Oops – Human in the Loop | Charles Duelfer

Oops – Human in the Loop

There was a discussion at the Council on Foreign Relations last week with Henry Kissinger (former Secretary of State) and Eric Schmidt (former chairman of Google) moderated by Judy Woodruff (PBS NewsHour). The subject was their newly released book, “The Age of AI: And Our Human Future”. An unlikely pairing at first, but their book opens the grave subject of the pending consequences of artificial intelligence for international security. Schmidt certainly has a grasp of the magnitude of this technological leap for human activity (and importantly, non-human activity). Kissinger was a prime mover in conceptualizing the implications of the onset of nuclear weapons for international security after World War II. Together they make a compelling case that there will be critical consequences as AI is incorporated in more decisions, information processing and weapons systems among other things. Indeed, they argue the world needs to begin thinking urgently about the strategy implications and rules of the road as AI evolution is advancing rapidly. Policy will have to catch up.

It was a huge challenge to maintain a global security balance as advancing nuclear weapons filled the arsenals of the US and Soviet Union. Deterrence theory, the mechanisms of delivering weapons, command and control, warning systems, targeting strategies, etc. all seemed to evolve together. Technology did not follow a strategic objective as much as strategy was constructed around technical capability. There were elements of great delicacy–for example, did we have sufficient sensor capabilities (satellites, radars) to detect and assess the intentions of an missile attack against the US? Could we do this in time to launch our forces before the missiles or bombers hit their targets? Could a president have sufficient data and time to make such a decision? Fortunately, we never really found out, but the questions were critical. There was serious attention given to the option of “launching under attack.” Possibly we could have done this, but certainly the Soviet side had to consider this response option should they think about trying a “disarming first-strike”. There were many such scenarios considered in the formulation of US and Soviet strategy.

Somehow both sides accumulated enough mutual understanding and evolved rules of the road for a (wobbly) strategic nuclear balance and, with a sizeable amount of luck, nuclear war was avoided during the cold war.

Kissinger and Schmidt point out that we are on the threshold of a similar disruption of strategy and international balance. They point out that among the many things AI presages is that control and understanding of technical and potentially even policy decisions will be beyond the comprehension of simple humans. AI will have the ability to assimilate data beyond our control and be able to determine consequences and outcomes that the human mind simply can’t understand…but it may be logically correct. Where does that fit in the concept and use of force (military or financial market actions)? If we put a human in the loop it may delay or even disrupt a winning outcome for our side. But if we don’t, do we trust Chinese or Russian AI enabled forces to be similarly constrained? AI on one side is not likely to negotiate with AI on the other…or would it? As Kissinger and Schmidt point out, we need to think through these problems sooner rather than later. And eventually some exchange of concepts with Allies and competitors will be necessary.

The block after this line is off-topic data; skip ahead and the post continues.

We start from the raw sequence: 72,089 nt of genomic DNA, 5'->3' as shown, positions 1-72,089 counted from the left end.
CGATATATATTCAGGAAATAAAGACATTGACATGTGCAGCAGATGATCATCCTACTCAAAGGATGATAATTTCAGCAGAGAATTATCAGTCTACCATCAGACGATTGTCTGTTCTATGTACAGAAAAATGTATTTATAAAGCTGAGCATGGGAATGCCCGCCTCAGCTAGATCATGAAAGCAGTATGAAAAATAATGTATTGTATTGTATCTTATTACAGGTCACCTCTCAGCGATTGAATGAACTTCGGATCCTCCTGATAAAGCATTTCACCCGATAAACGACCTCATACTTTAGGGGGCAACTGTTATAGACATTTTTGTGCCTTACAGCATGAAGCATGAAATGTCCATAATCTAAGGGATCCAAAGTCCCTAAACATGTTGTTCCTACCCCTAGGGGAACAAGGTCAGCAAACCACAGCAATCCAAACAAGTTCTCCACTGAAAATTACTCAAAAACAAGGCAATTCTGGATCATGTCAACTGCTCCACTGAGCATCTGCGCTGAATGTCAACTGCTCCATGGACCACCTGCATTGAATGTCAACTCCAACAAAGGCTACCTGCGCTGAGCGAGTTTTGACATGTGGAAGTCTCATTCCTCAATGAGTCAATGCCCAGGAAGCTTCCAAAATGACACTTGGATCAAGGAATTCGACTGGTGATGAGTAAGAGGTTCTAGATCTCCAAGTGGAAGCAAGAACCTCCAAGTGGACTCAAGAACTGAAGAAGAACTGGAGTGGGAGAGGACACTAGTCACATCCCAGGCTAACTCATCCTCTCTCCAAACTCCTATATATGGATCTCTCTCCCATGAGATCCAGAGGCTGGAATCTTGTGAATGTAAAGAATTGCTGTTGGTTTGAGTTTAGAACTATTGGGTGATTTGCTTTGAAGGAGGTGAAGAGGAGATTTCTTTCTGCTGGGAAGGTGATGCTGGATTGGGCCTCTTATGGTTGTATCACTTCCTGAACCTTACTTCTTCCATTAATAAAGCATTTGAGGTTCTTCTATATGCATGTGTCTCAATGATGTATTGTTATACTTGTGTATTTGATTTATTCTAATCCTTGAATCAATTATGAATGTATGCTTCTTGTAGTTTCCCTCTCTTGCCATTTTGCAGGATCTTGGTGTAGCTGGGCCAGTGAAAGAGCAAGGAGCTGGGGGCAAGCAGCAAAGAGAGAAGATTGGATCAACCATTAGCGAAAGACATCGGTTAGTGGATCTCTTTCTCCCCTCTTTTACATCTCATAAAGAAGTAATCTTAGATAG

It’s unnerving to consider automatic responses based on sensors and computers–as a pre-delegated decision by the president to implement a launch-under-attack option.

However, at the Council on Foreign Relations meeting, I inadvertently made the case for the computers. Members connected via zoom and the tool bar beneath the screen has two adjacent button, one for “chat” (which provided a list of participants) and the second was “raise hand” meaning you wanted to ask a question. Well when Woodruff opened the discussion the moderator said “Our first question will be from Charles Duelfer”. I had no intention of asking a question and simply mumbled that was a mistake. I had hit the “raise hand” button in addition to the “Chat” button without noticing it. Had I been quicker thinking, I would have pointed out that my error was an argument for downside of having a human in the loop (or at least not me in the loop).

Indisputably Kissinger and Schmidt raise a looming problem problem where technology is again way ahead of international policy and politics.

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